SRINAGAR , India, July 29 (UPI) -- Activists in India-admininstered Kashmir have launched an ad campaign to protest violence and censorship by featuring a digitally altered image of Facebook CEO Mark Zuckerberg with pellet gun injuries.
At least 47 people in the Muslim-majority Kashmir region have died and hundreds injured in July in clashes provoked by the shooting death by Indian police of Burhan Wani. Wani, 22, was the popular leader of the Hizbul Mujahideen militant organization, dedicated to Kashmiri self-determination. The group is considered a violent separatist group and designated a terrorist organization by India, the United States and the European Union.
Security forces have used pellet guns -- air guns that fire metal ball bearings -- to quell protesters, prompting further disquiet. India considers pellet guns non-lethal weapons.
Responding to the discontent, authorities banned newspapers in the region for four days and restored cellphone service this week after 20 days of it being shut down. Facebook comments about Wani and about the clashes, prompted the social networking service to take commenters' pages off the Internet, Facebook citing its policy of discouraging positive comments about terrorist groups.
"We welcome discussion on these subjects but any terrorist content has to be clearly put in a context which condemns these organizations or their violent activities," a statement from Facebook said.
But there is a growing belief in Kashmir that Facebook is censoring pro-Muslim and pro-Pakistani opinion, as well as comments about the heavy-handedness of India's security forces in Kashmir, a region historically claimed by both India and Pakistan.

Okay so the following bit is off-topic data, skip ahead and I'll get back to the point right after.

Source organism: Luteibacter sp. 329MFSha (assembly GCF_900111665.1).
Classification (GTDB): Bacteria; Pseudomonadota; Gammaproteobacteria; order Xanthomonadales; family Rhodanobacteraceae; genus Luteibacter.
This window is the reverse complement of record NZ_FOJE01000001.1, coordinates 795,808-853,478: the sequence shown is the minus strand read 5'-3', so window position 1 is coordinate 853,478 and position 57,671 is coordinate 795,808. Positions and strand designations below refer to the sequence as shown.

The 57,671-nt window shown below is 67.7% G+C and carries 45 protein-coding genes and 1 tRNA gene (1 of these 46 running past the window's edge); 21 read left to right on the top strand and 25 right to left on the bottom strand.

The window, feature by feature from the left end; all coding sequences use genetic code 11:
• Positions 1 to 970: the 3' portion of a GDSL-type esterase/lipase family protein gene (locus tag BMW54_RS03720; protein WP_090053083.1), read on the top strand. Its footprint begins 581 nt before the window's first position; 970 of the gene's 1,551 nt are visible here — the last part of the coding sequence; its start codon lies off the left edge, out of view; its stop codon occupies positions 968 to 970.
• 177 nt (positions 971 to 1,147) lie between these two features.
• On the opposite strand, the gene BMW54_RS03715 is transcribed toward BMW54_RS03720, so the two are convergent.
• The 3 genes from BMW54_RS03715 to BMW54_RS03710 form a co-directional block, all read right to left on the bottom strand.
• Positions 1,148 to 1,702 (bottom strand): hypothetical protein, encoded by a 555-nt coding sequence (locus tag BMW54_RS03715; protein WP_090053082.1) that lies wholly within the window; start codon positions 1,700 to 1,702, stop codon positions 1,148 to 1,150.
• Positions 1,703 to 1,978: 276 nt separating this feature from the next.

Arif Ayaz Parrey, an editor at an environmental magazine in New Delhi, told The Washington Post his Facebook account was disabled Monday for more than a day. He said the page he administers, the Kashmir Solidarity Network, was also taken down.
"The Kashmir Solidarity page was started by a Kashmiri anthropology student in New York. This is not a hate forum, we share stories," Parrey said.
Combined with the knowledge that Zuckerberg is eager to expand his company's presence in India, a group, Never Forget Pakistan, has emerged, with a campaign accusing India of violating human rights with laws giving its authorities special powers. The group's centerpiece, currently drawing thousands of reactions, is a series of doctored photos of Zuckerberg and Indian leaders and celebrities, each with facial wounds suggesting they were injured with shots from pellet guns.
The pellet guns have caused eye injuries and permanent disfigurement, and earlier this week the Indian government said it would convene a committee to investigate alternative non-lethal weapons options in response to outcry over the guns' use. The Central Reserve Police Force, which works in Kashmir and has been accused iof overzealous use of the weapons, expressed regret earlier this week for injuries, adding it would continue to use the weapon but only in "extreme" situations.
The photo series depicts Indian President Narendra Modi, Indian opposition leader Sonia Ghandi and locally popular athletes and film stars, each with faces scarred by pellet gun fire. Zuckerberg's is the only non-Indian face depicted. Facebook has not taken down the photos from its website.
Another activist-sponsored social media campaign is #LetKashmirDecide, a call for a referendum on whether Kashmir should be controlled by Kashmir.